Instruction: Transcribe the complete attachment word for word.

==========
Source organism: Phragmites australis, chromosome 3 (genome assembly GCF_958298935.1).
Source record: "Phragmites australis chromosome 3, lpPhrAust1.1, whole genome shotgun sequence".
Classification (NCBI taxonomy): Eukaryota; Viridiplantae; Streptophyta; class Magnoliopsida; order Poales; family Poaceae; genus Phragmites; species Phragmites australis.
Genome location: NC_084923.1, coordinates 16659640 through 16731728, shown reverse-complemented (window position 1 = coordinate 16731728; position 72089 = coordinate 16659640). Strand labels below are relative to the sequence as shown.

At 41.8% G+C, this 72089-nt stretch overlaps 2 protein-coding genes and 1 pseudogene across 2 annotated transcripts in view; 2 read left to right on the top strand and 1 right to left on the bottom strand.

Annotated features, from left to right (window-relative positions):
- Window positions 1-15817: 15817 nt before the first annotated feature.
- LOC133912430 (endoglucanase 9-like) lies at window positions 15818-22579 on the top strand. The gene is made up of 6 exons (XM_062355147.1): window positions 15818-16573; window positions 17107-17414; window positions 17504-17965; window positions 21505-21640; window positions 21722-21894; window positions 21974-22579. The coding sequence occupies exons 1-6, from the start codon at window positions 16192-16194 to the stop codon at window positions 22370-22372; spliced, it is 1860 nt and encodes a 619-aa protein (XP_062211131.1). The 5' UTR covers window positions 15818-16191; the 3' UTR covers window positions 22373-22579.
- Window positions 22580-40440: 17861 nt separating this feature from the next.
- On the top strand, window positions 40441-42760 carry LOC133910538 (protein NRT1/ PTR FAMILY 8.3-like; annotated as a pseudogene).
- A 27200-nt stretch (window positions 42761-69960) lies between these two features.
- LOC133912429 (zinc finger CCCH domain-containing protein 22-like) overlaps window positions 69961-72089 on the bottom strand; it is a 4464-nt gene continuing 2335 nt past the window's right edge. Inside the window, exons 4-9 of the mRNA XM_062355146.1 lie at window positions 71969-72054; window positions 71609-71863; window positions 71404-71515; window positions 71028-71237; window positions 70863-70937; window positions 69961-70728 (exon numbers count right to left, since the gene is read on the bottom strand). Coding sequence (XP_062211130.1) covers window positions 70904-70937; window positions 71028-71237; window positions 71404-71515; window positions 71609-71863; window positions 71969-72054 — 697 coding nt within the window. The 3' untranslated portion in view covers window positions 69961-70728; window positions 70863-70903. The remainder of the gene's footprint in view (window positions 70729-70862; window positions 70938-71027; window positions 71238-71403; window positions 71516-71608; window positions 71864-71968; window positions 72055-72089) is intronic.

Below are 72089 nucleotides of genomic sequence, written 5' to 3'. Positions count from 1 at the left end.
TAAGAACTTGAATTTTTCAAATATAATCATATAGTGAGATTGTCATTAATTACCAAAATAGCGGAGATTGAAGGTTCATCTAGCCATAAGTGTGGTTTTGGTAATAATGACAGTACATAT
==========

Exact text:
Source organism: Phragmites australis, chromosome 3 (genome assembly GCF_958298935.1).
Source record: "Phragmites australis chromosome 3, lpPhrAust1.1, whole genome shotgun sequence".
Classification (NCBI taxonomy): Eukaryota; Viridiplantae; Streptophyta; class Magnoliopsida; order Poales; family Poaceae; genus Phragmites; species Phragmites australis.
Genome location: NC_084923.1, coordinates 16659640 through 16731728, shown reverse-complemented (window position 1 = coordinate 16731728; position 72089 = coordinate 16659640). Strand labels below are relative to the sequence as shown.

At 41.8% G+C, this 72089-nt stretch overlaps 2 protein-coding genes and 1 pseudogene across 2 annotated transcripts in view; 2 read left to right on the top strand and 1 right to left on the bottom strand.

Annotated features, from left to right (window-relative positions):
- Window positions 1-15817: 15817 nt before the first annotated feature.
- LOC133912430 (endoglucanase 9-like) lies at window positions 15818-22579 on the top strand. The gene is made up of 6 exons (XM_062355147.1): window positions 15818-16573; window positions 17107-17414; window positions 17504-17965; window positions 21505-21640; window positions 21722-21894; window positions 21974-22579. The coding sequence occupies exons 1-6, from the start codon at window positions 16192-16194 to the stop codon at window positions 22370-22372; spliced, it is 1860 nt and encodes a 619-aa protein (XP_062211131.1). The 5' UTR covers window positions 15818-16191; the 3' UTR covers window positions 22373-22579.
- Window positions 22580-40440: 17861 nt separating this feature from the next.
- On the top strand, window positions 40441-42760 carry LOC133910538 (protein NRT1/ PTR FAMILY 8.3-like; annotated as a pseudogene).
- A 27200-nt stretch (window positions 42761-69960) lies between these two features.
- LOC133912429 (zinc finger CCCH domain-containing protein 22-like) overlaps window positions 69961-72089 on the bottom strand; it is a 4464-nt gene continuing 2335 nt past the window's right edge. Inside the window, exons 4-9 of the mRNA XM_062355146.1 lie at window positions 71969-72054; window positions 71609-71863; window positions 71404-71515; window positions 71028-71237; window positions 70863-70937; window positions 69961-70728 (exon numbers count right to left, since the gene is read on the bottom strand). Coding sequence (XP_062211130.1) covers window positions 70904-70937; window positions 71028-71237; window positions 71404-71515; window positions 71609-71863; window positions 71969-72054 — 697 coding nt within the window. The 3' untranslated portion in view covers window positions 69961-70728; window positions 70863-70903. The remainder of the gene's footprint in view (window positions 70729-70862; window positions 70938-71027; window positions 71238-71403; window positions 71516-71608; window positions 71864-71968; window positions 72055-72089) is intronic.

Below are 72089 nucleotides of genomic sequence, written 5' to 3'. Positions count from 1 at the left end.
TAAGAACTTGAATTTTTCAAATATAATCATATAGTGAGATTGTCATTAATTACCAAAATAGCGGAGATTGAAGGTTCATCTAGCCATAAGTGTGGTTTTGGTAATAATGACAGTACATAT